The development of the carbamate insecticides has been called a major breakthrough in pesticides. The carbamates do not have the persistence of chlorinated pesticides. Although toxic to insects, carbaryl is detoxified and eliminated rapidly in vertebrates. It is neither concentrated in fat nor secreted in milk, so is favored for food crops, at least in the US.[6] It is the active ingredient in Carylderm shampoo used to combat head lice until infestation is eliminated.[7]


Carbaryl kills both targeted (e.g., malaria-carrying mosquitos) and beneficial insects (e.g., honeybees), as well as crustaceans.[8] Because it is highly toxic to zooplankton, the algae they feed on experience blooms. Boone & Bridges 2003 find that larger algae eaters such as Bufo woodhousii benefit from this effect.[9]

It is approved for more than 100 crops in the US. Carbaryl is illegal in the EU[10] and Angola.[11]


Carbaryl is a cholinesterase inhibitor and is toxic to humans. It is classified as a likely human carcinogen by the United States Environmental Protection Agency (EPA.)[12] The oral LD50 is 250 to 850 mg/kg for rats and 100 to 650 mg/kg for mice.[8]

Carbaryl can be produced using methyl isocyanate (MIC) as an intermediary.[5] A leak of MIC used in the production of carbaryl caused the Bhopal disaster, the most lethal industrial accident in history.[13]


  1. ^ a b c d e NIOSH Pocket Guide to Chemical Hazards. "#0100". National Institute for Occupational Safety and Health (NIOSH).
  2. ^ "Carbaryl". Immediately Dangerous to Life or Health Concentrations (IDLH). National Institute for Occupational Safety and Health (NIOSH).
  3. ^ "When Familiar Pesticides Change".
  4. ^ "When is Sevin not Sevin?". 14 February 2018.
  5. ^ a b c Thomas A. Unger (1996). Pesticide Synthesis Handbook (Google Books excerpt). William Andrew. pp. 67–68. ISBN 0-8155-1401-8.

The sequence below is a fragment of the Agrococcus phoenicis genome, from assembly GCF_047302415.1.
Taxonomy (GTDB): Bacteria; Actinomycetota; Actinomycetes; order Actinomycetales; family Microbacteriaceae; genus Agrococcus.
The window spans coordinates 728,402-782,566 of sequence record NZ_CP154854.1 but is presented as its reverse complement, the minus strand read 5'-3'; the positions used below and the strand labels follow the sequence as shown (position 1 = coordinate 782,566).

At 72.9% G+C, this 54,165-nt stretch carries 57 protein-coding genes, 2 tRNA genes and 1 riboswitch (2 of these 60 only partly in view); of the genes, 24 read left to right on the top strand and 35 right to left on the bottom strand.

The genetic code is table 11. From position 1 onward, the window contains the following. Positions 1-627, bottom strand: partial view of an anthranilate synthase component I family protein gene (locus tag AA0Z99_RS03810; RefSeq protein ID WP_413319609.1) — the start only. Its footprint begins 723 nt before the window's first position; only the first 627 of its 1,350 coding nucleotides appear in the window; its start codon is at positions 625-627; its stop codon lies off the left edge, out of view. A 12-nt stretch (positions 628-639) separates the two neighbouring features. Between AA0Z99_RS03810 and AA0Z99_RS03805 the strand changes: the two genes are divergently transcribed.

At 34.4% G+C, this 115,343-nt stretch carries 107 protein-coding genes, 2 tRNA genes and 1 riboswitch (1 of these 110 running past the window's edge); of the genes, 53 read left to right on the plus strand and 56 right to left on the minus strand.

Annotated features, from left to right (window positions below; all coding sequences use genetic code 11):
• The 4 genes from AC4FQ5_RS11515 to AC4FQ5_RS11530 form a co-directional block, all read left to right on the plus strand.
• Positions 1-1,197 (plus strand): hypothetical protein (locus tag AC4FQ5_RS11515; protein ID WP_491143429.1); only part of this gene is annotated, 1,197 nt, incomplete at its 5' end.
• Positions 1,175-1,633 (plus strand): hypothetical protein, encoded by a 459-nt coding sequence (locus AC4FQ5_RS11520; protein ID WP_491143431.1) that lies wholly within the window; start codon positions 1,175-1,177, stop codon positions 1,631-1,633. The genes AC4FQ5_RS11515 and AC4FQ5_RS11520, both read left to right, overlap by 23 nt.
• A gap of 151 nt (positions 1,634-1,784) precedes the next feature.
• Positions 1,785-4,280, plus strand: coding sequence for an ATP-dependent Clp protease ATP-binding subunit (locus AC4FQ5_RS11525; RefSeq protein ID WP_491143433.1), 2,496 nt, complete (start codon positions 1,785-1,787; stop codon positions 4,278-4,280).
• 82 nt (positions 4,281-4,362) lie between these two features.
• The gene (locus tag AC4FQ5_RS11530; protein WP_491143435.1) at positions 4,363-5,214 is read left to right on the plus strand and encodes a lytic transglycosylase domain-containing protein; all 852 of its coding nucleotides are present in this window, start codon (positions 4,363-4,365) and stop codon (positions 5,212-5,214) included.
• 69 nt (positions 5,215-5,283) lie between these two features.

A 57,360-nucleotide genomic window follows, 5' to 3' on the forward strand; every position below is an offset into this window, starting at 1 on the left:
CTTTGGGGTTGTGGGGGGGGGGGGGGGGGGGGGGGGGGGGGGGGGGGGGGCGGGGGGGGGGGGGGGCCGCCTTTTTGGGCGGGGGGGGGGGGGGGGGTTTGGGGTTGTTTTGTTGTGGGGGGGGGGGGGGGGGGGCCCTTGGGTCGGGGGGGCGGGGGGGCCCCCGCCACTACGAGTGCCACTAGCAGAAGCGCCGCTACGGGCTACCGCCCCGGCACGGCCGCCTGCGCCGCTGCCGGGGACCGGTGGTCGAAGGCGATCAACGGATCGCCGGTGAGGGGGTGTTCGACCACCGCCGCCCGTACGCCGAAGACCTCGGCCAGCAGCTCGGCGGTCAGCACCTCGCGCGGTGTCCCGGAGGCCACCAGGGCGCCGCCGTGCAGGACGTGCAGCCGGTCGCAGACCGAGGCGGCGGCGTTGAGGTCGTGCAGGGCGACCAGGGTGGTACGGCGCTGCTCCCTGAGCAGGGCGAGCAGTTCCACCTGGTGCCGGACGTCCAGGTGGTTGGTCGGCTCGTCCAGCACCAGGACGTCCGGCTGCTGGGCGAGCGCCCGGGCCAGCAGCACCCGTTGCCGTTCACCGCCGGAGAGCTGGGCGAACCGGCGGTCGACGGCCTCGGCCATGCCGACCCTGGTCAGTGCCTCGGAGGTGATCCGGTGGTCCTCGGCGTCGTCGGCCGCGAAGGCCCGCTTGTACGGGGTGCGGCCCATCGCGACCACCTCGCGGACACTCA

6. ^ Robert L. Metcalf "Insect Control" in Ullmann's Encyclopedia of Industrial Chemistry Wiley-VCH, Weinheim, 2002. doi:10.1002/14356007.a14_263
  7. ^ Carbaryl against lice
  8. ^ a b Carbaryl General Fact Sheet - National Pesticide Information Center
  9. ^ Kendall, Ronald; Lacher, Thomas E.; Cobb, George P.; Cox, Stephen B., eds. (2010). Wildlife Toxicology: Emerging Contaminant and Biodiversity Issues. Boca Raton: CRC. ISBN 978-1-4398-1794-0. OCLC 646404494. 5.4.1 Taxon-Wide Impacts — Pesticides and Contaminants, and Their Roles in the Decline of Amphibian Populations. Moore, Robin D.; Claude Gascon. pp. 111-145.
  10. ^ "L_2007133EN.01004001.XML".
  11. ^ Carbaryl Insecticide Hazard Data Archived May 11, 2010, at the Wayback Machine
  12. ^ Interim Reregistration Eligibility Decision for Carbaryl Archived July 25, 2008, at the Wayback Machine, U.S. EPA, June 2003.
  13. ^ Eckerman, Ingrid (2005). The Bhopal Saga—Causes and Consequences of the World's Largest Industrial Disaster. India: Universities Press. doi:10.13140/2.1.3457.5364. ISBN 81-7371-515-7.